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Exploring Causes of Prolonged Menstrual Bleeding in Women

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Prolonged menstrual bleeding, medically known as Menorrhagia, is a common concern among women or Assigned Females at Birth (AFAB). It can highly affect the quality of one’s life and well-being.

This condition often refers to menstrual bleeding lasting longer than seven days. The bleeding is usually heavier than normal menstrual flow.

Apart from prolonged menstrual bleeding or periods, individuals can experience several other symptoms, like the passing of blood clots and intense cramps. One can also experience Anemia due to the heavy and prolonged bleeding.

Learning about the causes of prolonged menstrual bleeding is important for effective management and treatment. This can also help avoid possible health risks.

Let’s proceed further with this article and discuss the possible causes of Menorrhagia in detail.

Causes of Prolonged Menstrual Bleeding

There are several causes of prolonged Menstrual Bleeding, ranging from hormonal problems to underlying health conditions.

Some of the most common causes of this condition include hormonal imbalance, Uterine Fibroids, Pelvic Inflammatory Disease (PID), and Endometrial and blood disorders.

Others may also experience it due to certain medications and medical procedures. These causes usually vary for individuals and need a proper diagnosis.

This section will provide a detailed discussion of the causes of Menorrhagia.

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  • Hormonal Imbalance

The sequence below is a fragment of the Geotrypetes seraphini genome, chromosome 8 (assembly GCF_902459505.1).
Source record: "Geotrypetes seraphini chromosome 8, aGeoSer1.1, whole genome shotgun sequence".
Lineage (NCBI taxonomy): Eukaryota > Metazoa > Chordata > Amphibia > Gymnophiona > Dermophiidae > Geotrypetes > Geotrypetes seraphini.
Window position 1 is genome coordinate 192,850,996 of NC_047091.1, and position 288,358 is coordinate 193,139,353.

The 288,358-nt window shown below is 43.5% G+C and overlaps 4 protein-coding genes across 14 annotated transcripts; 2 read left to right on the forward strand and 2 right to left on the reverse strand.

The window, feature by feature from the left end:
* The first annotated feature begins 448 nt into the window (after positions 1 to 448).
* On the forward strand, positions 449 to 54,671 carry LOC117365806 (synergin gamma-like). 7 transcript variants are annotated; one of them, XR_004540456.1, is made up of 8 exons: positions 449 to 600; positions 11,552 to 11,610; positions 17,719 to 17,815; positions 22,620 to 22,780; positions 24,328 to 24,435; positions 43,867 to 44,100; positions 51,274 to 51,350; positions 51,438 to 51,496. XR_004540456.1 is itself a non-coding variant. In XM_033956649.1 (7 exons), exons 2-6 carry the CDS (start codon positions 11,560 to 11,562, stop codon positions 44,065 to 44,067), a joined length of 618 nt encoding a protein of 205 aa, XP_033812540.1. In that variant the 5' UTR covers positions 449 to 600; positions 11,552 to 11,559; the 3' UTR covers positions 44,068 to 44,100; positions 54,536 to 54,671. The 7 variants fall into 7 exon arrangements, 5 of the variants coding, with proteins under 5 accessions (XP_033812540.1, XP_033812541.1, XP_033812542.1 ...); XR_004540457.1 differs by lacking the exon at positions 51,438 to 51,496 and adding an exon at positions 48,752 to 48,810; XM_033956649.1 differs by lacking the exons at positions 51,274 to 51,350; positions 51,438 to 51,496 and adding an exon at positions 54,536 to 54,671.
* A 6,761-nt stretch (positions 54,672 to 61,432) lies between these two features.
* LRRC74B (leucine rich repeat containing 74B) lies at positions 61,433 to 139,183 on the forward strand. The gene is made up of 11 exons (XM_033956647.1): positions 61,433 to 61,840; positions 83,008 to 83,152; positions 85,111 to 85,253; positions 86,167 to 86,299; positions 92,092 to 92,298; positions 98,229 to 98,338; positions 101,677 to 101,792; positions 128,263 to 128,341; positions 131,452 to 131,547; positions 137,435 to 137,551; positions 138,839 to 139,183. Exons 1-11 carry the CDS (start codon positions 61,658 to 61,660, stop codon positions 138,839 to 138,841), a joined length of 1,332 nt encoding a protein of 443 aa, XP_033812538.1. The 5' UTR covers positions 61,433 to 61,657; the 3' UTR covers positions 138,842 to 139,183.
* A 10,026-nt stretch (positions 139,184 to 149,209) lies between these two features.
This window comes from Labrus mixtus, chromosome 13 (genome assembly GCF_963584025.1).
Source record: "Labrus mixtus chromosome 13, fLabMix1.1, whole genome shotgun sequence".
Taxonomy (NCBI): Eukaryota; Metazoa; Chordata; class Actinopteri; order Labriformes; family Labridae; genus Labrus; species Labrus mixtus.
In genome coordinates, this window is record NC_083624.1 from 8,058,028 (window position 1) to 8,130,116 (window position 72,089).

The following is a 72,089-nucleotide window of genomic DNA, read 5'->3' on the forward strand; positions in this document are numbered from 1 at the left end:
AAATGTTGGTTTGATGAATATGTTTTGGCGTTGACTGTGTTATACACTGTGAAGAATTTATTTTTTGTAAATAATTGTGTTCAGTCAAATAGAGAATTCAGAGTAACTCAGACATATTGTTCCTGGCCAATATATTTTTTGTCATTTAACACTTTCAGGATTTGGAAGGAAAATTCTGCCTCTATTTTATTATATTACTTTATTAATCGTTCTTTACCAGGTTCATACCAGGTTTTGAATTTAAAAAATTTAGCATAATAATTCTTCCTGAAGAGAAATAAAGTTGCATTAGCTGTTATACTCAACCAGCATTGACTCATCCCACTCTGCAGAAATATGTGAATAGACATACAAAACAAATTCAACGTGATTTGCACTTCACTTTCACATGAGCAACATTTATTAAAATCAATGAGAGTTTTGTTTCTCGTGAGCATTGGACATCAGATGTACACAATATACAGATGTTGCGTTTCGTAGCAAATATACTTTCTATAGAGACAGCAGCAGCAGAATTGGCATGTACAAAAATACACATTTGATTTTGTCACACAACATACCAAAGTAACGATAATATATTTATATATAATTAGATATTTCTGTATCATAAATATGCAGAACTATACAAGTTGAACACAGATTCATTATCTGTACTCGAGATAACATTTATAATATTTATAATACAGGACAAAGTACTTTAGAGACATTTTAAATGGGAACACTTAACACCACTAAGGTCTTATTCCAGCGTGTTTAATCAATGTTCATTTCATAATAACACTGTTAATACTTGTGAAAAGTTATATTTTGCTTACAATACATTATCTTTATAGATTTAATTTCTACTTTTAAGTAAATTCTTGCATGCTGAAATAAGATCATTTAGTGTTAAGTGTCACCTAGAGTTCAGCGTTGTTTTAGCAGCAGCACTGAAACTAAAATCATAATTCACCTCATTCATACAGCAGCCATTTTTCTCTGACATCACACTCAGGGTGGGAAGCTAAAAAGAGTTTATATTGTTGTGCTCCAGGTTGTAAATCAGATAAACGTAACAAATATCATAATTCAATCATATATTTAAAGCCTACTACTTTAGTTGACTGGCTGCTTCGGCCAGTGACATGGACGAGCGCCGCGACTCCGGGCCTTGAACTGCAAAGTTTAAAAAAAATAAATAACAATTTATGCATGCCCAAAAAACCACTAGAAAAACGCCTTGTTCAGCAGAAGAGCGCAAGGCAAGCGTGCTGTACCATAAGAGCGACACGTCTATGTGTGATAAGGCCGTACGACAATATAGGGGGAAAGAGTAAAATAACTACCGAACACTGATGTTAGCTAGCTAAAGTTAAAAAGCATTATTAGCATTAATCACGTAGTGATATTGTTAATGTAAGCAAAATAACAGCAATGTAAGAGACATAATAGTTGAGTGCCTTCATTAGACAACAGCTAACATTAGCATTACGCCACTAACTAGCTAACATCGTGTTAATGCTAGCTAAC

One of the main causes of prolonged menstrual flow is hormonal imbalance. According to research, this period is marked by fluctuations in Estrogen and Progesterone.

    When hormonal levels are abnormal, it can disrupt regular ovulation. This can increase the thickness of the uterine lining.

    Thus, when the menstruation eventually occurs, the flow increases, resulting in prolonged menstruation. 

    Individuals can also experience prolonged menstrual bleeding during Perimenopause and with conditions like Polycystic Ovary Syndrome (PCOS) and thyroid disorders. These often lead to irregular ovulation, increasing the menstrual flow.

    It is vital to note that PCOS bleeding can differ for every person, and its symptoms range widely. If you want to gain more insights, read PCOS Bleeding: Causes, Symptoms, and Effective Management.

    Uterine Fibroids or Polyps

    Uterine Fibroids are non-cancerous growths of the uterus. These are a common cause of Menorrhagia, particularly in women approaching Menopause

    They often lead to pain and heavy menstrual bleeding. Likewise, women with Polyps can also notice increased blood flow during menstruation.

    Polyps are also non-cancerous tissue growth in different parts of the body. When it grows in the uterus, it results in heavy blood flow.

    Additional Fact:
    Women can also experience abnormal bleeding in cases of miscarriage or Ectopic Pregnancy (growth of fertilized egg outside the uterus). Some of the other causes of prolonged light menstrual bleeding include Stress and Obesity.